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St. Pete Pride back on in 2021 after COVID cancellation last year

The celebration, Florida’s biggest, will look a little different than in past years with no signature parade.
After a hiatus in 2020 due to the pandemic, St. Pete Pride is back this summer, albeit without its signature parade. [MARTHA ASENCIO RHINE   |   Times (2018)]
After a hiatus in 2020 due to the pandemic, St. Pete Pride is back this summer, albeit without its signature parade. [MARTHA ASENCIO RHINE | Times (2018)]
Published Apr. 12
Updated Apr. 12

ST. PETERSBURG — St. Pete Pride, the largest LGBTQ+ celebration in Florida, is back in person this year after canceling events last summer due to the pandemic, though things will look a little different.

Instead of hosting its signature parade, which in 2019 drew an estimated 265,000 people to St. Petersburg’s waterfront, restaurants, retail and cultural institutions will host events and offer discounts all June to spread out the festivities and smooth out attendance. Each week will culminate in a large “signature” event on Saturday.

The first week, called Outdoor Adventure Week, will end with Pride OUTside at Vinoy Park on June 5, with 5k races and an untimed 100-yard “diva dash” in heels and diva attire. The second week, Family Week, celebrates LGBTQ families and allies and will end with We Are Family on June 12, where performers, bands and dance companies will perform at North and South Straub parks and at the St. Pete Pier. The third week, Arts & Music Week, will end with an Arts & Qulture event at the Factory in the Warehouse Arts District on June 19. The whole month wraps with Taste of PrideFest Week, with a Pride Picnic and fireworks celebration on June 26, again at the Straub parks.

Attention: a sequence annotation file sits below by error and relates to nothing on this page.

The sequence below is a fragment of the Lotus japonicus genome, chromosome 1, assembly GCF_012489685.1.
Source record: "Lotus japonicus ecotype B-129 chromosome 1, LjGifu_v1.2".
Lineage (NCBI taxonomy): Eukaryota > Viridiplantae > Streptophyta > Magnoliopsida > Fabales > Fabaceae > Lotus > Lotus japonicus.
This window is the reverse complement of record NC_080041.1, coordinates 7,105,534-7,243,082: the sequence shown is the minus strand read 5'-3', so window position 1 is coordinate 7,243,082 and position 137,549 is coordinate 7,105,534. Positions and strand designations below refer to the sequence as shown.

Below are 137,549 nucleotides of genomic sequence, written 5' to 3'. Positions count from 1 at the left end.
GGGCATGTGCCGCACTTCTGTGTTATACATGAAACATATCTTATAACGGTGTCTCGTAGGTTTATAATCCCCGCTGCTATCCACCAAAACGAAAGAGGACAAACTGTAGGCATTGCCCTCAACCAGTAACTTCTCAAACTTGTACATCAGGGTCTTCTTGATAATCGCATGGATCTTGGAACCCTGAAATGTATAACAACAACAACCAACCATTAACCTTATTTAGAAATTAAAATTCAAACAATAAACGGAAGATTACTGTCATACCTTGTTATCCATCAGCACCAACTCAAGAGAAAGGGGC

Each event costs $5 and tickets go on sale May 1. Attendees will be required to wear masks and social distance.

During a Monday news conference, Pride President Nathan Bruemmer addressed why the celebration is so important for the LGBTQ community. He referenced the pandemic, the ongoing murder trial in the death of George Floyd and a bill in the Florida Legislature that, if enacted, would ban transgender athletes from participating in women’s and girls’ sports.

“We are seeing in Tallahassee right now more significant anti-trans rhetoric and hate than we have ever seen and experienced before,” Bruemmer said.